Culver City

The Yankees might have violated a fundamental rule of the draft yesterday. I offered the qualifier "might have" because I don’t know Damon Oppenheimer and don’t claim to be able to read his mind or that of anyone else. Still, my first reaction when Cito Culver’s name was called was that the Yankees weren’t drafting the best player available, but rather for need—the need to try to replace Derek Jeter.

Jeter will turn 36 in about three weeks. No doubt many Yankees fans and the Yankees themselves wish he could go on forever, basic facts of our existence make that impossible. The Yankees have to prepare for a day when the only thing the Captain is hitting is soft tosses on Old Timer’s Day. It seems reasonable to assume that Jeter will be back for at least one more contract; just re-signing him doesn’t provide any insurance against the erosion of his skills. The Yankees have to be ready to move on, and not at the conclusion of the next contract, but any time.

"Moving on" is easier said than done; it’s almost impossible to replace a Jeter because you can’t just manufacture a Hall of Famer on demand. Outside of Phil Rizzuto’s fluke MVP season in 1950, the Yankees went nearly 100 years before they had a shortstop with Jeter’s offensive abilities who could also, however much Jeter’s glove has been derided at times, could actually play the position, otherwise Mickey Mantle would now be remembered as the greatest offensive shortstop of all time.

As I observed here recently, replacing Jeter from outside the organization also seems unlikely. The top youngish shortstops—Troy Tulowitzki, Hanley Ramirez, perhaps Elvis Andrus—aren’t going anywhere for years. The candidates inside the organization aren’t promising. If the team is going to avoid overpaying for the kind of outside shortstops they had in the years immediately prior to Jeter—Spike Owen, Mike Gallego, Tony Fernandez—or having to settle for an internal model in the Ramiro Pena mold, they’re going to have to get about the serious business of growing a replacement. Again, it’s very easy to say that, easier still to dream on it, and about impossible to do. You cannot whistle up an MVP or Hall of Fame type whenever it’s convenient. It is a near certainty that the next shortstop will represent a massive fall-off from Jeter, at least offensively.

With the 32nd pick in the first round, the Yankees were in a difficult position in what has been characterized as a thin draft. However, Monday night’s selections veered as widely from pre-draft predictions as any in memory, and quality players did fall to the end of the round. Even so, the Yankees went for what was clearly a predetermined selection and took local product Culver, a switch-hitting high school shortstop. Prior to the draft, Baseball America ranked Culver as the 168th-best talent in the draft, which is to say that in their educated opinion Culver had no business being picked anywhere near the first round.

The emphasis in that last should be on "opinion," because no one can see the future, and it’s perfectly legitimate for Oppenheimer and the rest of the Yankees to look at Culver and see something that others do not. Only Culver’s performance will tell us who was right and who was wrong—168 could prove to be far too low, but it could also prove to be far too high. We can’t know. That said, however enthusiastic the Yankees are about Culver, and however likely it was (as Oppenheimer claimed in interviews today) that the shortstop was certain to be off the board by the time their second-round pick came up, there are problems with this choice.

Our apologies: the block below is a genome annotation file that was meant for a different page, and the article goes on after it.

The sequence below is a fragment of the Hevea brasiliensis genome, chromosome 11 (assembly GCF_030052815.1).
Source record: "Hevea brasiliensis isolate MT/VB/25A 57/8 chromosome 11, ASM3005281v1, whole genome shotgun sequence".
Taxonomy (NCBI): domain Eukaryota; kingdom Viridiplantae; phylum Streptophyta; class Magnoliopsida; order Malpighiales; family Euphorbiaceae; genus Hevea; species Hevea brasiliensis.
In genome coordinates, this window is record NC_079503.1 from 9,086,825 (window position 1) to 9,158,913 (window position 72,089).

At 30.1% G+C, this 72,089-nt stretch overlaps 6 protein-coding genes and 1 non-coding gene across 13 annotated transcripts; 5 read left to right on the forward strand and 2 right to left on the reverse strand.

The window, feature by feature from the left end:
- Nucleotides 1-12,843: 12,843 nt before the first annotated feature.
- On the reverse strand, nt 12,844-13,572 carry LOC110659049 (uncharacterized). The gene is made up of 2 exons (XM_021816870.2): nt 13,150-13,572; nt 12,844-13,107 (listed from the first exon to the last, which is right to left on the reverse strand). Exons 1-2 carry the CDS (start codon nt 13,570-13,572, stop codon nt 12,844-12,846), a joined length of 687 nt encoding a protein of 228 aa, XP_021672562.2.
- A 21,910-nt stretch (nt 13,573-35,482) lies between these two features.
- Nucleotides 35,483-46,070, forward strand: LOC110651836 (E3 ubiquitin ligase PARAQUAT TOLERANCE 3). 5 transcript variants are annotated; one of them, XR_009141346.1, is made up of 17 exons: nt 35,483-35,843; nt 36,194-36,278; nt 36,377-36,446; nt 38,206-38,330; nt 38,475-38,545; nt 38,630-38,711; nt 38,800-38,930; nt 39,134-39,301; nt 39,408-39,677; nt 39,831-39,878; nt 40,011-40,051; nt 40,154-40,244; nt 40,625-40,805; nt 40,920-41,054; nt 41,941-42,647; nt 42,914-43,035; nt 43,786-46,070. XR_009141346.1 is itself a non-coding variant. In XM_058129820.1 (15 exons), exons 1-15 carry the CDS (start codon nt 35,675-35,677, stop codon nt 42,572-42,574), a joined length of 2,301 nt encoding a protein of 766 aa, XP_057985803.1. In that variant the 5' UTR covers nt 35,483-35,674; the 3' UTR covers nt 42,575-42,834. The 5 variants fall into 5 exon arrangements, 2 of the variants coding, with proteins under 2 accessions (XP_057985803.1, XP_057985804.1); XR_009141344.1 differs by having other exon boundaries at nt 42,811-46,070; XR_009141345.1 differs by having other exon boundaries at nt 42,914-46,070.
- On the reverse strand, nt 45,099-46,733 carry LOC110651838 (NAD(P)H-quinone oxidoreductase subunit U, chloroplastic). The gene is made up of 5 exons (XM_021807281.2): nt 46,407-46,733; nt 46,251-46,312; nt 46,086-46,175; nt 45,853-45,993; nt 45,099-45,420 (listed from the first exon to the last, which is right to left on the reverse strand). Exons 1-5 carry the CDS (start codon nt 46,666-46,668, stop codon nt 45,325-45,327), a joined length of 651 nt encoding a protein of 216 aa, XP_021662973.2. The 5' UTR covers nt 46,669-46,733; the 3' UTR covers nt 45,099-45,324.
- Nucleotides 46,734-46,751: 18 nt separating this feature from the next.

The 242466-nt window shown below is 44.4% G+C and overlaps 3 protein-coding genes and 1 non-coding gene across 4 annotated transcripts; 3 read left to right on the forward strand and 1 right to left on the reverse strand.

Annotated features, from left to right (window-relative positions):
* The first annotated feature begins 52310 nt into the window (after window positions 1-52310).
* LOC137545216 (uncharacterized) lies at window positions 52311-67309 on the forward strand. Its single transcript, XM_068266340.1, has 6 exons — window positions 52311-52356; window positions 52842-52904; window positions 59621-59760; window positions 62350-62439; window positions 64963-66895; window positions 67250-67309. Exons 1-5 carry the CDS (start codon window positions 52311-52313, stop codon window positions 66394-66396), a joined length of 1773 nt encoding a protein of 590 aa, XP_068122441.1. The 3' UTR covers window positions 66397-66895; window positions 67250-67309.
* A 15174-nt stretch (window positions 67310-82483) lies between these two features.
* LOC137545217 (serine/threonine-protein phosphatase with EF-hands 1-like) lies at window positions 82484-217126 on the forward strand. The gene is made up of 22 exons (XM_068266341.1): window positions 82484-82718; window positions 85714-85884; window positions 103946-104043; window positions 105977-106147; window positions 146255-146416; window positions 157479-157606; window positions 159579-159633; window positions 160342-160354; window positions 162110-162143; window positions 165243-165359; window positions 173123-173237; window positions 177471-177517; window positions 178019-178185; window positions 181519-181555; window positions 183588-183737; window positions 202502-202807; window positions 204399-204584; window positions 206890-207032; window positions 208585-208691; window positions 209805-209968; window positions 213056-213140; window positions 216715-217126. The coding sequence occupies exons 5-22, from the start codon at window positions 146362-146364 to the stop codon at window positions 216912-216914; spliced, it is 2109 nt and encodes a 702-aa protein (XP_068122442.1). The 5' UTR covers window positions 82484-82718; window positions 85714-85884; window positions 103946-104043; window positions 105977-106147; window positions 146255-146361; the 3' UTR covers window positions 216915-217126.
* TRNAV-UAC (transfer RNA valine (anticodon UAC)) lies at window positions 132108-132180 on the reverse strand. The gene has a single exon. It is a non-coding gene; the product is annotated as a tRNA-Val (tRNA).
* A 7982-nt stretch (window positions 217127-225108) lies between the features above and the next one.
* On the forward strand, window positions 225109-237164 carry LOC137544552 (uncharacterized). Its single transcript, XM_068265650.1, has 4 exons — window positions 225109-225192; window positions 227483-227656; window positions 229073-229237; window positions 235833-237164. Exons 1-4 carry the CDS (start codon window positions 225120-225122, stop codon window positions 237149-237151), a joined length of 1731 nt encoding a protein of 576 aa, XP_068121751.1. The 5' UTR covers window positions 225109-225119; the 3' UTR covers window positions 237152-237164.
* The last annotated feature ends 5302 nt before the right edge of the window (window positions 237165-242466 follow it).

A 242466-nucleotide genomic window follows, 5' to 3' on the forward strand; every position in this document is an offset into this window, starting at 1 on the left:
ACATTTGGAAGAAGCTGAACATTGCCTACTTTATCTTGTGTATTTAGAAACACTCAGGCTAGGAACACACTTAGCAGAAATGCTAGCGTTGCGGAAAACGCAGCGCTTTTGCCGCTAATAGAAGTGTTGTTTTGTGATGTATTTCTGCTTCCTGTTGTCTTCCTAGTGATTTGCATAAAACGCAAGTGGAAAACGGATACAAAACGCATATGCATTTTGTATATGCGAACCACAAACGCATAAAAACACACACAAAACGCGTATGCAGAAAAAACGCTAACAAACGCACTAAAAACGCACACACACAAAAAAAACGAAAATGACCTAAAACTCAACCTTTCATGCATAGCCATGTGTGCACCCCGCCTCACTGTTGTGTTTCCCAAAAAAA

The issue is similar to the one posed by taking Andrew Brackman with the team’s first pick in 2007: the draft is speculative enough without taking unwarranted gambles on high-risk/high-reward players. Gambling would be a worthwhile thing to do in a draft situation, but in a case like this year’s, where some strong, well-rounded players fell, going for certainty would seem the smarter thing to do, especially when the Yankees’ system has some promising second basemen and catchers, but not a great deal more in other departments (though if Brandon Laird keeps hitting the way he has for Trenton, the Yankees are going to finish the season with one more third base prospect than they started with).

Again, if the Oppenheimer were to reply to this argument by saying, "I don’t believe that the available players offered any more certainty than Culver does," we’d have to take his word for it because there’s no way to disprove him at this time except to say, "Those who selected Nick Castellanos, Bryce Bentz, Stetson Allie, and Brandon Workman might have cause to disagree." Then, as with all draft arguments, we have to wait (and wait) and see.

The good news is that the Yankees’ next few picks, including high school shortstop Angelo Gumbs (who may move to the outfield as a pro), college third baseman Robert Segedin, and high school outfielder Mason Williams, inspire more confidence based on pre-draft evaluations. Now we move on to actual test, assuming the Yankees sign them all, including Culver. Developing a star position player remains the challenge. The Yankees’ current lineup contains five home-grown players, but only one of them, Brett Gardner, came out of the draft later than Jeter in 1992 (Robinson Cano and Francisco Cervelli were international free agents).

This lack of success with bat-swinging types is just another piece of evidence that Jeter’s replacement won’t be easily developed, so better not to force it and make the surest bet you can. Maybe the Yankees just did that, maybe they didn’t.

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